Miki Sugiura Hosei (University Japan)
Terroir, Urban Network, Market
By looking at interactions of wine terroirs and cities, this session clarifies how cities and urban networks were influenced and transformed by the territorialization of agricultural products. The concept of terroir, highlighting the role of the ‘sense of the place’ of wine production area from both topographical, geological and socio-economic and cultural aspects, is extensively used in understanding the formation of wine locality, territorialization of the products, and cultural heritage.
Terroir has been primarily associated with rural, agricultural areas. However, configuration of terroir is tightly linked with the urban. Cities plays essential roles in the formation of terroirs, as makers and facilitators of territorial regulations, as gateways of products, and markets of products. Moreover, wine terroirs and their grading and ranking of product had international impacts. Already by the Early Modern period, they affected the wine distribution of the Netherlands or Britain.
Formation of terroir urged not only diversification but also hierarchization of wine localities and products. Likewise, the interregional network that has risen with the formation of terroir connecting diverse production areas, mediating cities/gateways, and market regions as nodes could take hierarchical or centralized structure with gateway cities that assembled and distributed wine becoming its center. Understanding this dynamism is essential in understanding the cities and their networks.
The session sees how historical formation of terroir changed cities and broader spatial settings by looking at three leading French wine producing areas of Bordeaux, Lorraine, and Champagne. The first paper on Bordeaux, analyzes the multi-dimensional spatial changes occurred with the introduction of wine grading of Cru, focusing on Saint-Émilion area, the city of Bordeaux and beyond. The second paper clarifies the transregional network formation surrounding the wine regions of Lorraine, highlighting the changing positionality and functions of the bordering cities of Metz. The third paper demonstrates how terroirs of Champagne were formed within the multi-dimensional interactions between wineries on rivers, wineries in the mountains, cities and broader market spheres. Finally, the fourth paper examines the urban network of the Dutch Republic was influenced by the distribution of French and German wines.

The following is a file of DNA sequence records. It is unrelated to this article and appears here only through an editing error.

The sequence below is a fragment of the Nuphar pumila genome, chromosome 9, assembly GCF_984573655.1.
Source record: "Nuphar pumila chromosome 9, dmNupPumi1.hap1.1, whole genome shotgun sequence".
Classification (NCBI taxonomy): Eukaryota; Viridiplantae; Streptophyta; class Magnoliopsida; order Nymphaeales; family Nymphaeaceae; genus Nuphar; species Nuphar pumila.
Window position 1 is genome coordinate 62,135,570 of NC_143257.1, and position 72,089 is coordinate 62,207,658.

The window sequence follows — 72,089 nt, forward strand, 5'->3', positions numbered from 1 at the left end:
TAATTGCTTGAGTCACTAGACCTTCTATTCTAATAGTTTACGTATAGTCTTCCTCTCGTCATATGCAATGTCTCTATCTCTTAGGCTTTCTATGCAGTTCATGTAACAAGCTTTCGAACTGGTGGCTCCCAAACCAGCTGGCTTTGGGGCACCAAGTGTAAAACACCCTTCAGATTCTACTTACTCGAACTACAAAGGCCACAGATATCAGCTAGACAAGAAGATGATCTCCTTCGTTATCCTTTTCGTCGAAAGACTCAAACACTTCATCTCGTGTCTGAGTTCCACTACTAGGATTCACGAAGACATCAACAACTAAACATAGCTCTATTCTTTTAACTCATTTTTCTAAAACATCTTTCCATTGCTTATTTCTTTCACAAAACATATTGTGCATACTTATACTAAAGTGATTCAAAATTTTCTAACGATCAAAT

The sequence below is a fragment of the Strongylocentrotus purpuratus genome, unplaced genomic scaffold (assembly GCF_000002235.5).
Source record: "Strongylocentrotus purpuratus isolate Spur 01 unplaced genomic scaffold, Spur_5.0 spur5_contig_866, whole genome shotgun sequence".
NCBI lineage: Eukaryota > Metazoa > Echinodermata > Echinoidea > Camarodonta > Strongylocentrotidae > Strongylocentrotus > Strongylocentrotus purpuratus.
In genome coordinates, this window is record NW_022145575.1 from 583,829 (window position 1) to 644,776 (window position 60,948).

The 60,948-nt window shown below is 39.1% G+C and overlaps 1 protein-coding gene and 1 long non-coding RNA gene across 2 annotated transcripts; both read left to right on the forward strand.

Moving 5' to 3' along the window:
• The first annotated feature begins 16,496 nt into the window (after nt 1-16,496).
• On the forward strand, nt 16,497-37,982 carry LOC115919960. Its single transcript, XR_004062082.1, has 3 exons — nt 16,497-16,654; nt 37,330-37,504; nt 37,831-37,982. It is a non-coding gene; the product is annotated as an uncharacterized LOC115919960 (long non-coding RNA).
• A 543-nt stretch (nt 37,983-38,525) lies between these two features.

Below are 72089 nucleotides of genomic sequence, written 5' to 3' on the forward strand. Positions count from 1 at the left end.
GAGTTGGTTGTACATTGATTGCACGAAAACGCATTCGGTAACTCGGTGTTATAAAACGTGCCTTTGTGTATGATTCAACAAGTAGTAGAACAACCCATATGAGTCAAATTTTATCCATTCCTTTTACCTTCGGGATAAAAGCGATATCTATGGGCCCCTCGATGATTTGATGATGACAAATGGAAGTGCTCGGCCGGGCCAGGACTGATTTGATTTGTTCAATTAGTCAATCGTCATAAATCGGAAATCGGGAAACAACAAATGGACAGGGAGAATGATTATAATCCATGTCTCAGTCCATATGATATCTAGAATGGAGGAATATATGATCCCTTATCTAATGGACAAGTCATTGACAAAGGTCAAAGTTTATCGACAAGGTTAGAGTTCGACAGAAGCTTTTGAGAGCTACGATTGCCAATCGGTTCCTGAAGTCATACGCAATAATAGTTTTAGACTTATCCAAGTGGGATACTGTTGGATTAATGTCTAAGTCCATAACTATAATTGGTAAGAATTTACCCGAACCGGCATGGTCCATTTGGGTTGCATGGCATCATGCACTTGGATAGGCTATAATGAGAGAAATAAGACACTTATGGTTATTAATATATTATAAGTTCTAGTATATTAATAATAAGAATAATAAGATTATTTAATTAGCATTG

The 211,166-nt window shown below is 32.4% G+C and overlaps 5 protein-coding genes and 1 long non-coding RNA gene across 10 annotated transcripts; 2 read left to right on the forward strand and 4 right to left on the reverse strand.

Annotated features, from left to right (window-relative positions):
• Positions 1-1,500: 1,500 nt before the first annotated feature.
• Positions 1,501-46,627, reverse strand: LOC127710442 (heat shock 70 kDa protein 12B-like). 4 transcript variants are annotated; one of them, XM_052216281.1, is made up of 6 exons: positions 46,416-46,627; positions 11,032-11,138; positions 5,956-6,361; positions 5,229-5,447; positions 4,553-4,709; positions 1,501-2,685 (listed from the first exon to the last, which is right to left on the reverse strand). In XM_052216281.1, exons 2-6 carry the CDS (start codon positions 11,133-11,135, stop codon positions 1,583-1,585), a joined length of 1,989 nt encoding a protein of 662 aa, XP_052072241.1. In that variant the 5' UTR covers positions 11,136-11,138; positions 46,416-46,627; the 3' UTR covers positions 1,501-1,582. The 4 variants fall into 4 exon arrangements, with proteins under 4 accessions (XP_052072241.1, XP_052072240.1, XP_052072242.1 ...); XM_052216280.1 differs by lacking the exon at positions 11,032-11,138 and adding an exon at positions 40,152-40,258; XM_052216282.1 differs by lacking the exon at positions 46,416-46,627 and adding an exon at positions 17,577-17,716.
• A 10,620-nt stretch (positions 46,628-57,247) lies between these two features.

Frontier Character and Viticulture at Riverfront Cities in Early Modern France: Saumur and Metz
Masanori Sakano (Sophia Universit, Tokyo)
Riverfront City of Early Modern France, Frontier City and Borderless Cultural Exchange of 17th Century, Urban and "Terroir" History
Saumur, the city located on the side of Loire valley in western France, has been famous not only for being the economical hub of the “appellation” wine but also for being the confessional base of the Huguenots since the leadership of Duplessis-Mornay. While Protestant Academy gathered foreign students from North European Protestant regions, English, Dutch and other foreign travelers and traders regularly visited this city in the seventeenth century. This cosmopolitan milieu of Saumur promoted wine export to the Northwestern European countries. Simultaneously, discourse of foreign visitors contributed to spreading the prestige of their wine and the reputation of the city towards markets and consumers abroad. The paper examines this process by analyzing several contemporary travel notes.
In contrast, the city of Metz was located on the intersection of the two axes: Lyon-Trier and Reims-Strasbourg, along the Meuse valley in eastern France. Metz held a peculiar political and military position represented by its placement as prince-bishopric of Metz, and the French royal bastion against semi-independent Duchy of Lorraine. While this strategic and frontier city was favored with multi-confessional lives between Catholic, Protestant, and Jew, the French military presence was indispensable at the time of Louis XIV’s wars. During this time, Metz held the contradiction of being longtime garrison and simultaneously increasing wine production. Whereas viticulture must be expanded in order to supply enough wine for soldiers, the reinforcement of fortress necessitated neighboring lands to be used for vineyards. The intervention of Marshal Vauban promoted the coexistence of the two types of land. Thus, urban and territorial conditions regulated the landscape of ‘terroir’ in Metz. The paper examines these issues through the analysis of contemporary maps.